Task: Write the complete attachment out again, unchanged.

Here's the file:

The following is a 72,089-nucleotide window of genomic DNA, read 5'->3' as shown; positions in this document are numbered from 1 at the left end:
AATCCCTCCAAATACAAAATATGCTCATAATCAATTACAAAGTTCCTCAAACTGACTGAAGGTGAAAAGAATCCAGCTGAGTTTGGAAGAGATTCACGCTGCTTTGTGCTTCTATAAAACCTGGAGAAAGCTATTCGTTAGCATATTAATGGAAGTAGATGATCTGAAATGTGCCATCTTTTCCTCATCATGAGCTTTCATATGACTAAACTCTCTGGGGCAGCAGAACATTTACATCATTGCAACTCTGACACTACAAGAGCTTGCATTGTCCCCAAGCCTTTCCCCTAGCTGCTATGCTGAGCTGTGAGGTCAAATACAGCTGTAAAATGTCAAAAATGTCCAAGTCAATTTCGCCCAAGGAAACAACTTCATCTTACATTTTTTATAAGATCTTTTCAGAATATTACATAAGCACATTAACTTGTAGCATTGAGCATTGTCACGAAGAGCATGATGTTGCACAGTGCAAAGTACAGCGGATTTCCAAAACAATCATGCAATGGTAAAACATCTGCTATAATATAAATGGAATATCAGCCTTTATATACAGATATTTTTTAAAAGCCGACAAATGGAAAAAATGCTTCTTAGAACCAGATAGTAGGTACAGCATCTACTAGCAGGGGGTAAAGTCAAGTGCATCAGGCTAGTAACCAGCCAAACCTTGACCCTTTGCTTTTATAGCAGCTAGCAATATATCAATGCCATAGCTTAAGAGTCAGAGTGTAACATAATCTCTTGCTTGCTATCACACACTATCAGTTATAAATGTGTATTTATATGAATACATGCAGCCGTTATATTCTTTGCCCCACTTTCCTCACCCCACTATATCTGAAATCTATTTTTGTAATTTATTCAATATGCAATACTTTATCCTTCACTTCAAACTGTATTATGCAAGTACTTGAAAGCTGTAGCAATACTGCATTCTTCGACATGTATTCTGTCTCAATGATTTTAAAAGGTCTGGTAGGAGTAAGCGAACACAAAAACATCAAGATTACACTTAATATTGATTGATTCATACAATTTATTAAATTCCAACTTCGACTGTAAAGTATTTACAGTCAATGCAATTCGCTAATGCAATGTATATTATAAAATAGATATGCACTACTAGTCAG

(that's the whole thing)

The following is a 72,089-nucleotide window of genomic DNA, read 5'->3' as shown; positions in this document are numbered from 1 at the left end:
AATCCCTCCAAATACAAAATATGCTCATAATCAATTACAAAGTTCCTCAAACTGACTGAAGGTGAAAAGAATCCAGCTGAGTTTGGAAGAGATTCACGCTGCTTTGTGCTTCTATAAAACCTGGAGAAAGCTATTCGTTAGCATATTAATGGAAGTAGATGATCTGAAATGTGCCATCTTTTCCTCATCATGAGCTTTCATATGACTAAACTCTCTGGGGCAGCAGAACATTTACATCATTGCAACTCTGACACTACAAGAGCTTGCATTGTCCCCAAGCCTTTCCCCTAGCTGCTATGCTGAGCTGTGAGGTCAAATACAGCTGTAAAATGTCAAAAATGTCCAAGTCAATTTCGCCCAAGGAAACAACTTCATCTTACATTTTTTATAAGATCTTTTCAGAATATTACATAAGCACATTAACTTGTAGCATTGAGCATTGTCACGAAGAGCATGATGTTGCACAGTGCAAAGTACAGCGGATTTCCAAAACAATCATGCAATGGTAAAACATCTGCTATAATATAAATGGAATATCAGCCTTTATATACAGATATTTTTTAAAAGCCGACAAATGGAAAAAATGCTTCTTAGAACCAGATAGTAGGTACAGCATCTACTAGCAGGGGGTAAAGTCAAGTGCATCAGGCTAGTAACCAGCCAAACCTTGACCCTTTGCTTTTATAGCAGCTAGCAATATATCAATGCCATAGCTTAAGAGTCAGAGTGTAACATAATCTCTTGCTTGCTATCACACACTATCAGTTATAAATGTGTATTTATATGAATACATGCAGCCGTTATATTCTTTGCCCCACTTTCCTCACCCCACTATATCTGAAATCTATTTTTGTAATTTATTCAATATGCAATACTTTATCCTTCACTTCAAACTGTATTATGCAAGTACTTGAAAGCTGTAGCAATACTGCATTCTTCGACATGTATTCTGTCTCAATGATTTTAAAAGGTCTGGTAGGAGTAAGCGAACACAAAAACATCAAGATTACACTTAATATTGATTGATTCATACAATTTATTAAATTCCAACTTCGACTGTAAAGTATTTACAGTCAATGCAATTCGCTAATGCAATGTATATTATAAAATAGATATGCACTACTAGTCAG